Have you ever read a survey report that claims that a certain percentage of companies use open source? We think those findings are almost always misleading. Practically every company in the world is using an open source component in their software stack.
A better approach is to assume that a developer has some exposure to open source and to instead ask about their contribution to open source. Using that metric, a recent DZone survey found that only 16 percent of developers are actually contributing to an open source project. Sponsored by GitHub, last year’s Open Source Survey takes a deeper look at developers that are pre-disposed to open source. Almost two-thirds of this group are at least occasional contributors to an open source project. Two surveys and vastly different results.
Looking more closely at the GitHub data, we found that 44 percent these organizations encourage the use of open source applications, often because of its ability to save development time or money. Another 35 percent say it is “acceptable” to use open source if it is the most appropriate tool. There is very little difference between corporate policies towards using open source software as opposed to open source dependencies. In other words, Compliance and other departments are not differentiating between 100 percent open-source end products and proprietary tools that rely on libraries supported by the larger community.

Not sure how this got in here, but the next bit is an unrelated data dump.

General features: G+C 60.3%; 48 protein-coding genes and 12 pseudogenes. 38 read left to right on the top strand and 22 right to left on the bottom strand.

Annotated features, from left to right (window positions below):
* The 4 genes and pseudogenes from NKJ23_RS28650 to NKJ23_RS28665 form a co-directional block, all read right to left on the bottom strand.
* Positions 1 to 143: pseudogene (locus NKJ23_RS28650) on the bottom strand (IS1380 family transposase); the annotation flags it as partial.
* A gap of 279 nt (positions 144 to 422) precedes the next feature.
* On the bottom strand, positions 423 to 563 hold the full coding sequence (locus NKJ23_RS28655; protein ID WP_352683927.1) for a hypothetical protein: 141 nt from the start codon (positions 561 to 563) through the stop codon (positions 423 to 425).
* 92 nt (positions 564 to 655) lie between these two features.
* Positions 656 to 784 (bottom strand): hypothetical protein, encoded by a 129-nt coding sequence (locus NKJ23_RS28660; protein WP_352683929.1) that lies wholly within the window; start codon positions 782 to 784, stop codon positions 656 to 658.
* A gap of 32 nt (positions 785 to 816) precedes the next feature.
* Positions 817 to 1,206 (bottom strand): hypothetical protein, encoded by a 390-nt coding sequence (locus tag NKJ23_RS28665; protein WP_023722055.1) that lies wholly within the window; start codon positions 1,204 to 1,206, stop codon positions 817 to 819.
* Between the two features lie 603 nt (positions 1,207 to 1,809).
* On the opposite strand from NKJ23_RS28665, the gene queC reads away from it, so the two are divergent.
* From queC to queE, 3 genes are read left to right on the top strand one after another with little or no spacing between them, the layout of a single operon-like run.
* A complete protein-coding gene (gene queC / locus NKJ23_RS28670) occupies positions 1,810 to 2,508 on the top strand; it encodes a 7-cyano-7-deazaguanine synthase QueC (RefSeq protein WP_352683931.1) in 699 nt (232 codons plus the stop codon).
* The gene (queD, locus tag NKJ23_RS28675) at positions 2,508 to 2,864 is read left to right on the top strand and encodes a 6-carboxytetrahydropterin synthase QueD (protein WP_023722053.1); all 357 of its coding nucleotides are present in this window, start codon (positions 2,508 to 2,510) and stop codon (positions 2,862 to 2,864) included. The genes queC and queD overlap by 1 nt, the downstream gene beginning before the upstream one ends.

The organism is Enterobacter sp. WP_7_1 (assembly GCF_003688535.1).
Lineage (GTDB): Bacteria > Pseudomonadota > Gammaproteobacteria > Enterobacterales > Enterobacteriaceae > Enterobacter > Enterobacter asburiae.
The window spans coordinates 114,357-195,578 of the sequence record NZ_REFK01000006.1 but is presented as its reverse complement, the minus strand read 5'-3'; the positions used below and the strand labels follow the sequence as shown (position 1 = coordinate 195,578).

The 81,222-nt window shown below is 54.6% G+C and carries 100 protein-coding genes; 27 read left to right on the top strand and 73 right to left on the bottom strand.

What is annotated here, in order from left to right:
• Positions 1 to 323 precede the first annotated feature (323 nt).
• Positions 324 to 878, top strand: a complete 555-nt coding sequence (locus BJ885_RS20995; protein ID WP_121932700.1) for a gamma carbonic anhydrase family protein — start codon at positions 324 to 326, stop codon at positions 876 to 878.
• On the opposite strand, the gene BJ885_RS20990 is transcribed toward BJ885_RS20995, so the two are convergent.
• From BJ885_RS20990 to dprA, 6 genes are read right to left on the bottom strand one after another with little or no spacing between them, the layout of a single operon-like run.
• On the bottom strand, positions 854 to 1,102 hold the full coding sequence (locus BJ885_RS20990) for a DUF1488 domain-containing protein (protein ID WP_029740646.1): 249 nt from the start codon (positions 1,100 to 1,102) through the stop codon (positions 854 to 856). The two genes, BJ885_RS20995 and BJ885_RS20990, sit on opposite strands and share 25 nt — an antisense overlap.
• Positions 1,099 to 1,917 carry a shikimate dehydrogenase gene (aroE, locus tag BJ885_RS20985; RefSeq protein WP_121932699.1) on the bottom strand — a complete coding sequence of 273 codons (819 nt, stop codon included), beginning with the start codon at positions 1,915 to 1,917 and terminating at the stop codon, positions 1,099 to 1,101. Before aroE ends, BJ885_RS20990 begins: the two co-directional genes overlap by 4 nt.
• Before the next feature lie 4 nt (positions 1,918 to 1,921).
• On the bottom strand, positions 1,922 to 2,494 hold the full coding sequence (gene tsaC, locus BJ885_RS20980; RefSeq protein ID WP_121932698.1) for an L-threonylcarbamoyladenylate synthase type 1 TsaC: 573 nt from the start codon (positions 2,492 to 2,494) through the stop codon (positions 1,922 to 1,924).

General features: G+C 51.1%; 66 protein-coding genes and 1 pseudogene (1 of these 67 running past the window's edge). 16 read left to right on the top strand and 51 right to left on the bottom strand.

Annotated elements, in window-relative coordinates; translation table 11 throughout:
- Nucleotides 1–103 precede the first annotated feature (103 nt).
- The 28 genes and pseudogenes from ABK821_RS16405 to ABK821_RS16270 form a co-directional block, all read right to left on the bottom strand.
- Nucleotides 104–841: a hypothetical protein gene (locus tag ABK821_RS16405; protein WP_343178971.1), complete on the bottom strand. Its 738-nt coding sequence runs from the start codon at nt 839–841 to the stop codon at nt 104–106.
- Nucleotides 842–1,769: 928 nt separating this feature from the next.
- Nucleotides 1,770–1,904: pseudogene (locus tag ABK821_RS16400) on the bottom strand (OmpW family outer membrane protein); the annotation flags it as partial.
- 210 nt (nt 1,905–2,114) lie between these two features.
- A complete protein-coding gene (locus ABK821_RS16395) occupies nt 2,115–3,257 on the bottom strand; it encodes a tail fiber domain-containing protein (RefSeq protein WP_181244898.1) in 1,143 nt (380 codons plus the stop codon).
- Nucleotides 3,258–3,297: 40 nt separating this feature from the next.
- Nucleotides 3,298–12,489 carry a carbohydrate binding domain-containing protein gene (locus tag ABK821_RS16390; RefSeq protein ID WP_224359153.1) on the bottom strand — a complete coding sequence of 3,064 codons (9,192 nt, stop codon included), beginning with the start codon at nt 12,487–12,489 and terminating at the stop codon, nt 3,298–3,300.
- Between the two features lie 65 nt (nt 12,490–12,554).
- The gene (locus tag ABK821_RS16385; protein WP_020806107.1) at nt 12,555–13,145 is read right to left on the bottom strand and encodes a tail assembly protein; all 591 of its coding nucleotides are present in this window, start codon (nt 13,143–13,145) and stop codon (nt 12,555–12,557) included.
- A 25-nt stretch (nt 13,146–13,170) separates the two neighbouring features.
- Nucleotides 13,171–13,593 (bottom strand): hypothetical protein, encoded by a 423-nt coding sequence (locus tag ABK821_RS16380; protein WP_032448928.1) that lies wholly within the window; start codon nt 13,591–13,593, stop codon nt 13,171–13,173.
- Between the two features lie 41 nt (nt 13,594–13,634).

As The New Stack continues to explore ways open source is promoted, we will make sure to focus at a granular level – microservices and smaller – to determine how successful these efforts are.